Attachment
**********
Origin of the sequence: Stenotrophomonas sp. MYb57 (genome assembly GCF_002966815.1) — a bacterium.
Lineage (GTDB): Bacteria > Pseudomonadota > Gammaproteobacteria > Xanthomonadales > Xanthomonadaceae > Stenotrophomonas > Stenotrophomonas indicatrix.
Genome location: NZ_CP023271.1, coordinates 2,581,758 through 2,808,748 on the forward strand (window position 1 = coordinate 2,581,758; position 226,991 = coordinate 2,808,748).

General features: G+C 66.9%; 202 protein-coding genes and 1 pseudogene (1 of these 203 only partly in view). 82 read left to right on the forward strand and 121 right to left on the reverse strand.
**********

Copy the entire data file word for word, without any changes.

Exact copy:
Origin of the sequence: Stenotrophomonas sp. MYb57 (genome assembly GCF_002966815.1) — a bacterium.
Lineage (GTDB): Bacteria > Pseudomonadota > Gammaproteobacteria > Xanthomonadales > Xanthomonadaceae > Stenotrophomonas > Stenotrophomonas indicatrix.
Genome location: NZ_CP023271.1, coordinates 2,581,758 through 2,808,748 on the forward strand (window position 1 = coordinate 2,581,758; position 226,991 = coordinate 2,808,748).

General features: G+C 66.9%; 202 protein-coding genes and 1 pseudogene (1 of these 203 only partly in view). 82 read left to right on the forward strand and 121 right to left on the reverse strand.